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Brewing: Manual Pour-Over Filter Brewing

Fewer and fewer people choose to pour the water over the coffee themselves when automatic filter drip brewers sell for as little as $15 or $20. Reasons to pour-over yourself: The basic plastic cone and glass decanter set is still the cheapest brewing device on the market, short of a tin-can and coathanger; pour-over units do not require counter space; you can be absolutely sure all the ground coffee is saturated because you are doing the pouring yourself; and you can congratulate yourself on being a coffee purist.

Most importantly, however, you can stir the water and grounds in the cone as they steep. This last possibility is of great importance to some aficionados. I live in an area dominated by the cult of Peet's Coffee, and friends often ask me why, when they get their pound of Major Dickason's Blend home, they cannot get it to taste like the extraordinarily deep-bodied but clear-tasting drip coffee they drink at Peet's stores. For two reasons, I tell them. First, they need to brew extremely strong (about 3 tablespoons of ground coffee to every 5-6 ounce cup), and second, they need to stir the grounds as they steep, an impossible gesture with automatic filter drip brewers. So if you do prefer a coffee almost as full-bodied as French press but without the French press grit, you may need to experiment with a manual pour-over brewer. After you saturate the grounds, stand over the brewer and stir with a long-handled spoon until most of the coffee has exited the filter.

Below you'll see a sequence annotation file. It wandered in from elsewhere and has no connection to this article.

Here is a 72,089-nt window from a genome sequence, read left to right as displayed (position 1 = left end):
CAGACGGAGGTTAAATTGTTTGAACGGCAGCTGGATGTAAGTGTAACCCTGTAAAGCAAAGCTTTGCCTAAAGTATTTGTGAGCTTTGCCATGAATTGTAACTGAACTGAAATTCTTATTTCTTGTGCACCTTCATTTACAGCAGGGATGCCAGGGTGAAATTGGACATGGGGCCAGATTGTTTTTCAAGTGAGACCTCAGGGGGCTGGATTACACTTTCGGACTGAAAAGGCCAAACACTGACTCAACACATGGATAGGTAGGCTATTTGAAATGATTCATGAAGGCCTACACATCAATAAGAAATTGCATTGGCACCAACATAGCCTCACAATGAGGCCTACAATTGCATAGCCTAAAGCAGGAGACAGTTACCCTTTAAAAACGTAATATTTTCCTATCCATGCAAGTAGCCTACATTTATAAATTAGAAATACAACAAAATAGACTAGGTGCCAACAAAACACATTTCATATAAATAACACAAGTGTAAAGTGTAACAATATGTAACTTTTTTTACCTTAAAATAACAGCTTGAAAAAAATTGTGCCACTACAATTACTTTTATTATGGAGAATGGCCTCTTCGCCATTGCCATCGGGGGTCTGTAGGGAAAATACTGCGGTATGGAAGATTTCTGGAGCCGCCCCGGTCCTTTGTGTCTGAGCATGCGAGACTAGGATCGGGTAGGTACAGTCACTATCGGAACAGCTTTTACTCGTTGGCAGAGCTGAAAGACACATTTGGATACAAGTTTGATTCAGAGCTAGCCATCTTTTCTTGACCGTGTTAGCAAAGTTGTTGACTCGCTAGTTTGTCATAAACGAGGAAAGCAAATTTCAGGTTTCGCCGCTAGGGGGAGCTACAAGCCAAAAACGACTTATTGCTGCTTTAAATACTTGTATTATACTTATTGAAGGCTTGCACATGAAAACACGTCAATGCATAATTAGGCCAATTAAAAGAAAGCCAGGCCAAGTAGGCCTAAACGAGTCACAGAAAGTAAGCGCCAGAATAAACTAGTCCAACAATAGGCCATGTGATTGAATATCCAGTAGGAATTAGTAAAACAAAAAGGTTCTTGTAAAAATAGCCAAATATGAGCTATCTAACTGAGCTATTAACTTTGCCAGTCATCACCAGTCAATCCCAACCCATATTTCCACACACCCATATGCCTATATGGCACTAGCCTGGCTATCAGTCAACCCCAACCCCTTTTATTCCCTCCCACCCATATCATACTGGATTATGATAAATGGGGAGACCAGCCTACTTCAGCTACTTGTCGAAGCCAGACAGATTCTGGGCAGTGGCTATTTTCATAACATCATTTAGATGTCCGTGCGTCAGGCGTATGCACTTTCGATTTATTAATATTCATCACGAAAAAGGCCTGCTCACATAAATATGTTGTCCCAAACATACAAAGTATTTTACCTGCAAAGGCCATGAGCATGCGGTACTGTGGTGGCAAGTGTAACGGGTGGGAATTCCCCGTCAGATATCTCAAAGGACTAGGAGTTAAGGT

The disadvantages to manual pour-over filter drip brewers? In addition to the obvious inconvenience of heating and pouring the water yourself, it is also very difficult to keep the coffee hot. You need to either pre-heat the decanter and drink the coffee immediately, keep the decanter atop an electric warmer or other heating device, or brew directly into a pre-heated insulated decanter, probably the best approach.

At the most democratic end of the price-design spectrum for manual pour-over brewers are simple plastic filterholders, sold either with matching decanter or without. More costly and more idiosyncratic are various models of the nostalgic, defiantly impractical Chemex, the ancestor of all American filter drip brewers. The Chemex was developed from, and still resembles, a well-made piece of laboratory equipment. Many find its austere design (honored by the Museum of Modern Art in New York) and authentic materials (glass and wood in the traditional models) attractive, but the single-piece hourglass shape makes cleaning difficult. Another classic option is a matching porcelain cone and decanter from Melitta with classic, rounded lines reminiscent of traditional French drip pots. Fante's in Philadelphia (see Sending for It) is a good last-resort source for exotic filter drip models like both the Chemex and the Melitta porcelain design.

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Adapted from Coffee: A Guide to Buying, Brewing & Enjoying; Espresso: Ultimate Coffee; and Home Coffee Roasting: Romance & Revival. St. Martin's Press.
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